This post was inspired by George Siemens post on Who are MOOCs for? Confused personal thoughts. In his post, George mentions that in creating MOOCs he hasn't really considered who the courses are for? Rather, he puts the course out there and allows anyone interested to join in.
That got me wondering, do we need to do a needs analysis, and what the implications are of not doing one? I think that bringing together experts for conversations is definitely a valuable activity, but if you haven't thought about your target audience, then how do you know what level to talk to? That got me thinking that, if we don't do a needs analysis or at least think about who our target audience is, then aren't we just presenting to ourselves? Or clones of ourselves? That is, we are expecting that the audience shares the same characteristics as we have ourselves. Might that be why those who are successful at MOOCs are highly independent learners? Because the hosts of MOOCs are also high independent learners and the courses are built without intentional consideration for the target audience?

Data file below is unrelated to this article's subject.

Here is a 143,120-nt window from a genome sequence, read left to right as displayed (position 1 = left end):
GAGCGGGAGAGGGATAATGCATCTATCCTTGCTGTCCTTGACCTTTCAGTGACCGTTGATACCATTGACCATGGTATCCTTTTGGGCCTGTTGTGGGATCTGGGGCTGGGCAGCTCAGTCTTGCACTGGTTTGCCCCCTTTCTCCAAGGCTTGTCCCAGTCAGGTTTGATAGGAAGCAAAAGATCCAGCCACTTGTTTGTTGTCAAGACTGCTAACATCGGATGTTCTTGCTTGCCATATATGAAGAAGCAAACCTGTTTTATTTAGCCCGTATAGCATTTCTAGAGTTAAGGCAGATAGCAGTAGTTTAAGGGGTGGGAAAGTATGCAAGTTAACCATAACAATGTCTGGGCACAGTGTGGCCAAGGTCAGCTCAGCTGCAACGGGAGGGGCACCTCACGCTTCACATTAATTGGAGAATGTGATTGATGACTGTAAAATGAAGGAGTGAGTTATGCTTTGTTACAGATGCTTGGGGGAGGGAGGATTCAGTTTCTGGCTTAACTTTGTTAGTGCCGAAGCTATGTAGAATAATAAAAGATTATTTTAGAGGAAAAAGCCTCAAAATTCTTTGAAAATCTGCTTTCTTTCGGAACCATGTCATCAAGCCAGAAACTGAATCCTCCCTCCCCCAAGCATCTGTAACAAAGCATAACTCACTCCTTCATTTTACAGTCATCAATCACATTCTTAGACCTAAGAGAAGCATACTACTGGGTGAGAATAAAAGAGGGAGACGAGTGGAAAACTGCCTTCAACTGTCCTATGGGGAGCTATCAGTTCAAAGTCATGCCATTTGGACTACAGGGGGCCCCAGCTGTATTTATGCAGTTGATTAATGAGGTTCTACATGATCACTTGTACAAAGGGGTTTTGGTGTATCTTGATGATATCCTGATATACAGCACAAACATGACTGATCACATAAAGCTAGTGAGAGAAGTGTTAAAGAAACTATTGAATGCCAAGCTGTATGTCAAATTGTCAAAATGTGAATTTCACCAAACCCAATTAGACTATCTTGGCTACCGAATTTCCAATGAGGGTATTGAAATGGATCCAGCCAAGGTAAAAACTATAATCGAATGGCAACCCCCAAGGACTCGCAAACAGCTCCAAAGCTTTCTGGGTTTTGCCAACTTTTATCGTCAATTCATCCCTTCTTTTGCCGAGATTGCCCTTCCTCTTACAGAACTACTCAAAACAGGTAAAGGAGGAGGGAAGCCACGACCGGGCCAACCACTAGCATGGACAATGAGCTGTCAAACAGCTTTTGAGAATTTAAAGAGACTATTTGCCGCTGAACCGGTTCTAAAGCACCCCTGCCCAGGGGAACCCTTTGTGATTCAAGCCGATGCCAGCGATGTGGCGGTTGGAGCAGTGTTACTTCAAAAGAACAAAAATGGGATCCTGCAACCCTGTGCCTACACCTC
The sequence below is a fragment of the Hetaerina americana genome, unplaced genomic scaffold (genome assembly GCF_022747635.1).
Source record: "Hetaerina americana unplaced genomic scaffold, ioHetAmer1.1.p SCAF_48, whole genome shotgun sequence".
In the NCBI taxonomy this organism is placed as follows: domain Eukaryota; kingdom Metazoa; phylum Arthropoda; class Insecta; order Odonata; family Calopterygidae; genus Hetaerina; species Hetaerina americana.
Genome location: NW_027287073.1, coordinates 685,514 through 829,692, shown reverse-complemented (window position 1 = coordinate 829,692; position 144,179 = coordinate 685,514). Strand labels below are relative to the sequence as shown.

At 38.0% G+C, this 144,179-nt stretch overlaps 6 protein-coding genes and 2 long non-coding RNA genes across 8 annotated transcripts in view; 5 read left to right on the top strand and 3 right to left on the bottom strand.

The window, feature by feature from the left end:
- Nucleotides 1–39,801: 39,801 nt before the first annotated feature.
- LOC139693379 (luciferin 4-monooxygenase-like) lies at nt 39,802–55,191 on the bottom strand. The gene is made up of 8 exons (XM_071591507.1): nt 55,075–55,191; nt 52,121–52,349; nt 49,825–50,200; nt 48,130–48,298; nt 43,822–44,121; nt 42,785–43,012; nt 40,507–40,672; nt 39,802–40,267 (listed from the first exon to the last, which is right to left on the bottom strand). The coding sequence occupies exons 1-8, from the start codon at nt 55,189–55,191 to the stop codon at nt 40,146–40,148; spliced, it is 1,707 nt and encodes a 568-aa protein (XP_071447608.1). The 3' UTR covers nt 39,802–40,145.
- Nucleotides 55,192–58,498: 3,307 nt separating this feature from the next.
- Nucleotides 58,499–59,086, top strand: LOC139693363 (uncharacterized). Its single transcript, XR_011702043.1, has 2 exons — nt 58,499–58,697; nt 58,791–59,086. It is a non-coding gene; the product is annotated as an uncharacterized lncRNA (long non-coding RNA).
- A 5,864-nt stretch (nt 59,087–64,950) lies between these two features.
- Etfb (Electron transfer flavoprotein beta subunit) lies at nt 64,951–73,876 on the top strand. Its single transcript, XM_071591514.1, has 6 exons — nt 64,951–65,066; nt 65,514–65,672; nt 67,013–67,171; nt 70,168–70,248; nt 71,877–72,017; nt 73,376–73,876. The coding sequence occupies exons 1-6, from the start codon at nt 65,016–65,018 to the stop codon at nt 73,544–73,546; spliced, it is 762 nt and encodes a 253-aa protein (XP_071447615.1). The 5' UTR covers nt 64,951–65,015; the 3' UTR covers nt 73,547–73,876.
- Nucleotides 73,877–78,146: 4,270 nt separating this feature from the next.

In the first MobiMOOC paper (being published as part of the Conference Proceedings at mLearn), we mention a desire to see more participation from BRIC countries (Brazil, Russia, India, China) as well as sub-sahara Africa. If we really want to see more participation from these areas, should be not be involving people from these areas in the design of our MOOCs? Perhaps bringing in some collaborators from the areas we wish to see more participation? The involvement at an organizational and design level will most definitely make the MOOC more dynamic and interesting – perhaps even make it more attractive to people from different cultures and from different socioeconomic classes too!
George – thanks for kicking off the blogging. I'm happy to be MOOCing again